A franchisee who operated multiple Burger King locations in San Francisco and has closed down or sold all of its locations in the last two years is on the hook for $1.9 million for a wage-theft citation involving over 200 employees.
Golden Gate Restaurant Group, which operated five Burger King locations in SF between 2016 and 2019, allegedly failed to pay minimum wages, overtime, or allow for proper breaks for its employees. And now, company owner Monu Singh reportedly owes $1.9 million in payments to compensate former employees, in addition to just over $800,000 in a 2020 settlement with the city over healthcare payments.
The $1.9 million citation came from the CA Labor Commissioner’s Office in 2020.
Two nonprofits that have been working with the former Burger King staffers, Trabajadores Unidos Workers United and Legal Aid at Work, went public with the story in a press release because they fear Singh may be trying to get out of making the payments. And they say the Labor Commissioner has yet to schedule a hearing in the case.
"Many corporations, especially fast food franchises, disregard labor laws and worker protections in the name of increasing profit," said attorney Kim Ouilette with Legal Aid at Work, in a statement. "Then, when workers are brave enough to speak up and enforce their rights, these corporations try to shift assets or even go out of business entirely to avoid liability, and then open up under a new name."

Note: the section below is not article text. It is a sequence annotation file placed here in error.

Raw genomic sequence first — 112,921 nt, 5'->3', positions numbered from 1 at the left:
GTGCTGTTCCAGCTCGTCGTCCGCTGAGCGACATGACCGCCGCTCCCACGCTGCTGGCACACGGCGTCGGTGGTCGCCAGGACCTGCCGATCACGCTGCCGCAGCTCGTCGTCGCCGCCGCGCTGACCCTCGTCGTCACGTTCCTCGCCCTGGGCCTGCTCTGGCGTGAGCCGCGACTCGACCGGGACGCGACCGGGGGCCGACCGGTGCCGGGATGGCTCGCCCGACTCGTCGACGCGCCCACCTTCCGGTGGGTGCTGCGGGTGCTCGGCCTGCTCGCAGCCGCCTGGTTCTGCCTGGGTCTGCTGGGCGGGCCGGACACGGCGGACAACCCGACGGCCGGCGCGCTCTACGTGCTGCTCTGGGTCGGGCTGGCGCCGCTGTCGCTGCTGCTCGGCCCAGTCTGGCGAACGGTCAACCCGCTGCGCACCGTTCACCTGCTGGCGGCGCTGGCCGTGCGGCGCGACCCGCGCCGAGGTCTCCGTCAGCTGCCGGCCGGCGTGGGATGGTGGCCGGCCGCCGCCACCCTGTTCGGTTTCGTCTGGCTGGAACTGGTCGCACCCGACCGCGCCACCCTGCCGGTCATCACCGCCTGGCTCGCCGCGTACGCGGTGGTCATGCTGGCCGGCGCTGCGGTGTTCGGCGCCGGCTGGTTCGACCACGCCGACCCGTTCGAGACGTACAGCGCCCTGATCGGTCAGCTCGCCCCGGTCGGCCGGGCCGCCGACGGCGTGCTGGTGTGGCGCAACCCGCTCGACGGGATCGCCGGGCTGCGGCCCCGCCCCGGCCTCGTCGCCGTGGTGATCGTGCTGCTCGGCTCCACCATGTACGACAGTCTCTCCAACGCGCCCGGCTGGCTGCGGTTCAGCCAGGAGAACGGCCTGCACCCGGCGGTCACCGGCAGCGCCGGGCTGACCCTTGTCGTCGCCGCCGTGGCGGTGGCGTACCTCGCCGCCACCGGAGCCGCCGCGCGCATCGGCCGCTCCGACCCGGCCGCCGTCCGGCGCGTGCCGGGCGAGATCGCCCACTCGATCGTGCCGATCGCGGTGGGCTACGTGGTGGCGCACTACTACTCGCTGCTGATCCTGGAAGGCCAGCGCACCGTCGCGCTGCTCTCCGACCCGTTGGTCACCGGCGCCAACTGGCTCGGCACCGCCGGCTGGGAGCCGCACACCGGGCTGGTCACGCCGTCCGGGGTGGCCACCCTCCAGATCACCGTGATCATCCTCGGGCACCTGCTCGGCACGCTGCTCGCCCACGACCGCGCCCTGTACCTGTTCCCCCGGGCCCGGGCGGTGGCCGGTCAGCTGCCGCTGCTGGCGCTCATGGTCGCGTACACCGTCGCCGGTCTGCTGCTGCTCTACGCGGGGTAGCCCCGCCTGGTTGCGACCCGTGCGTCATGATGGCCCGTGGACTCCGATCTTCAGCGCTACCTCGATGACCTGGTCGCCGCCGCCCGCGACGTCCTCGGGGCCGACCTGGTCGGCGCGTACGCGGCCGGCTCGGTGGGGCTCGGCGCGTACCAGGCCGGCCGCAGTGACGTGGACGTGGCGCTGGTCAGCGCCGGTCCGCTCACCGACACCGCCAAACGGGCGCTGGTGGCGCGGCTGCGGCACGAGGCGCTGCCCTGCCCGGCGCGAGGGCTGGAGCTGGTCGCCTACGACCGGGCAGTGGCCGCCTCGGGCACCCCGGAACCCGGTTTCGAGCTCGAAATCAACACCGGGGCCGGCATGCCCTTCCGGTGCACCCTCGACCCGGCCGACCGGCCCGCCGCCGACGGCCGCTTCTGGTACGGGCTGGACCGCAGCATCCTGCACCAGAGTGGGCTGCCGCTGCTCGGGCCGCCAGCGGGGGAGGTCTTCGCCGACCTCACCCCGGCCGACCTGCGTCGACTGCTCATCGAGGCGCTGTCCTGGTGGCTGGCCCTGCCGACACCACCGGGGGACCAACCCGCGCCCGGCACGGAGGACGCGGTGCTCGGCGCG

It's not clear if this is what Golden Gate Restaurant Group is attempting to do, and the Chronicle says it reached out to Singh for comment on Monday morning and did not get a reply.
SFist finds that Singh's company owned the infamous Burger King at Market and Grove streets that shut down in 2019 following numerous health code violations — but these labor issues may have been present there as well.
Golden Gate also owned the Burger Kings at 819 Van Ness Avenue — which is now apparently under new ownership — and the location at 1701 Fillmore Street. In total, the company owned almost a dozen Burger Kings around the Bay Area, but it has now sold or closed all five of its SF locations.
"I worked at the Burger King on Fillmore for seven years where you couldn't take breaks and lunches, [and] you had to clock out and continue working without pay to get the job done," says former employee Adriana Rendon in a release. "I worked under conditions where one could not take sick leave from work without retaliation. I knew that this was unjust and I came together with my coworkers to organize ourselves and raise our voices to demand what they owed us and to stop these abuses."
The Economic Policy Institute estimates that 17% of workers in low-wage jobs are the victims of wage theft, and that in total, $8 billion is stolen annually from workers in the ten most populous states.
In San Francisco, multiple wage-theft stories, often involving recent immigrants unfamiliar with California labor laws, have arisen in recent years. Z&Y Restaurant in Chinatown was the most recent to make headlines, with a wage-theft case that was brought this past summer amounting to $1.6 million. Popular dim sum destination Yank Sing was made to pay $4 million in lost wages to a group of workers in 2014 over similar claims, and the company behind Burma Superstar, Burma Love, and its offshoots settled a class-action suit in 2020 with 353 current and former workers to the tune of $1.3 million.
Photo: Joe Kukura/SFist